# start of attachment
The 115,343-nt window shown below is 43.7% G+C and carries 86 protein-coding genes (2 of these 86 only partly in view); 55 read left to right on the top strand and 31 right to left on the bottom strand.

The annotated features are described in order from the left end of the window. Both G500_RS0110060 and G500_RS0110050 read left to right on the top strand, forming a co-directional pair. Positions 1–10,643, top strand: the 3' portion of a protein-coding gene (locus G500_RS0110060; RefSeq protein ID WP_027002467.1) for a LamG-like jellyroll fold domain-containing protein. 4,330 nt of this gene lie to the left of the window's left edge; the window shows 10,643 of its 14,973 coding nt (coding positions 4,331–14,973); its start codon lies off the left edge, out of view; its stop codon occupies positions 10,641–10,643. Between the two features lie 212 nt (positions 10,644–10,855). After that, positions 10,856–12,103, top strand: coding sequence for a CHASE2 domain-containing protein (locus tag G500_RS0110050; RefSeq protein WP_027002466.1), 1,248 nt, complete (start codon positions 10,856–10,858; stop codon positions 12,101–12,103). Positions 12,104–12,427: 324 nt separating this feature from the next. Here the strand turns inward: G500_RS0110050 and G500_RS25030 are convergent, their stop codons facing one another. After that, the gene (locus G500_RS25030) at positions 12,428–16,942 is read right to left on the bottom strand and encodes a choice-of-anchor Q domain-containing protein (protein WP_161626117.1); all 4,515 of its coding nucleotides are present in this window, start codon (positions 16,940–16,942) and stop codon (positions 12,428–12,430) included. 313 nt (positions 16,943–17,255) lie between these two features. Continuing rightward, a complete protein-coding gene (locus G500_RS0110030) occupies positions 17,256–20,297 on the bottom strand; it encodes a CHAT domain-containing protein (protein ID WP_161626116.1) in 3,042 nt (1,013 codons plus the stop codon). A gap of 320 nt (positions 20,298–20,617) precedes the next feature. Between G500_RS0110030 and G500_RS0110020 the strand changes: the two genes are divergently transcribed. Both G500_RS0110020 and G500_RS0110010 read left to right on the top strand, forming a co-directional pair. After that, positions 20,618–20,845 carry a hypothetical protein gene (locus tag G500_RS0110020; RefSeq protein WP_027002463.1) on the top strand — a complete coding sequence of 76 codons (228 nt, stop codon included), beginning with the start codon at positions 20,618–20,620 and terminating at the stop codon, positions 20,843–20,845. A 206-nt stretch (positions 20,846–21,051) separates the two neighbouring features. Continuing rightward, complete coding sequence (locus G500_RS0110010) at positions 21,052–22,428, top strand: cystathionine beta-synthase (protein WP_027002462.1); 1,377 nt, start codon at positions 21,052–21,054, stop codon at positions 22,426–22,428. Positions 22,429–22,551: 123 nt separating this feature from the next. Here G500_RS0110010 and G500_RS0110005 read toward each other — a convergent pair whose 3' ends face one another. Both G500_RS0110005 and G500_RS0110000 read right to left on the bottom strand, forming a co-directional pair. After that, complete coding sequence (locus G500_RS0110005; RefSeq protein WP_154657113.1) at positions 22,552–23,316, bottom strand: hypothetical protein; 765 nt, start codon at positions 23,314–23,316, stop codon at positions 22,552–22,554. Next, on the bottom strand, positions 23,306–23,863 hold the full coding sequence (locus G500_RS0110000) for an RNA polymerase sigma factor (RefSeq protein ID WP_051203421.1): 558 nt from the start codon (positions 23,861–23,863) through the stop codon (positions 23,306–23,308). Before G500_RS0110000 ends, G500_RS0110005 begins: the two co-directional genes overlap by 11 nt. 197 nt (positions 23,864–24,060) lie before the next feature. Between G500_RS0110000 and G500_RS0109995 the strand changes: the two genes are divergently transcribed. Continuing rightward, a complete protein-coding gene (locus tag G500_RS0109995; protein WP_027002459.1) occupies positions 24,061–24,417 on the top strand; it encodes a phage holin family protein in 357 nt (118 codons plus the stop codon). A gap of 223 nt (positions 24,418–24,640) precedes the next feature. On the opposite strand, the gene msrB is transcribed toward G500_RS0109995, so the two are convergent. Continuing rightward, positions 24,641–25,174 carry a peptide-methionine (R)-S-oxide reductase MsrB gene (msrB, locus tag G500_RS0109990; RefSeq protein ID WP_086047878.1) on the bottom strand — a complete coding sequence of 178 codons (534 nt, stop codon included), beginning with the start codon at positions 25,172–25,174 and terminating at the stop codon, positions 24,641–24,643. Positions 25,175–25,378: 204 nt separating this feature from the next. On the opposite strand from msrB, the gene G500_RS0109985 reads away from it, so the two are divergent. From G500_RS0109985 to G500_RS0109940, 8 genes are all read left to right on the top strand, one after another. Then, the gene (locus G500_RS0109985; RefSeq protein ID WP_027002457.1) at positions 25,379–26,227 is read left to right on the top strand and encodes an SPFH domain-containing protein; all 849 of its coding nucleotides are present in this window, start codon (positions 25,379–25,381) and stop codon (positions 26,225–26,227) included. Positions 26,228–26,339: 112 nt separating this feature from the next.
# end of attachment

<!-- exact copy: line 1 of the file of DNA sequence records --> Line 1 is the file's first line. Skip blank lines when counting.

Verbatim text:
The 115,343-nt window shown below is 43.7% G+C and carries 86 protein-coding genes (2 of these 86 only partly in view); 55 read left to right on the top strand and 31 right to left on the bottom strand.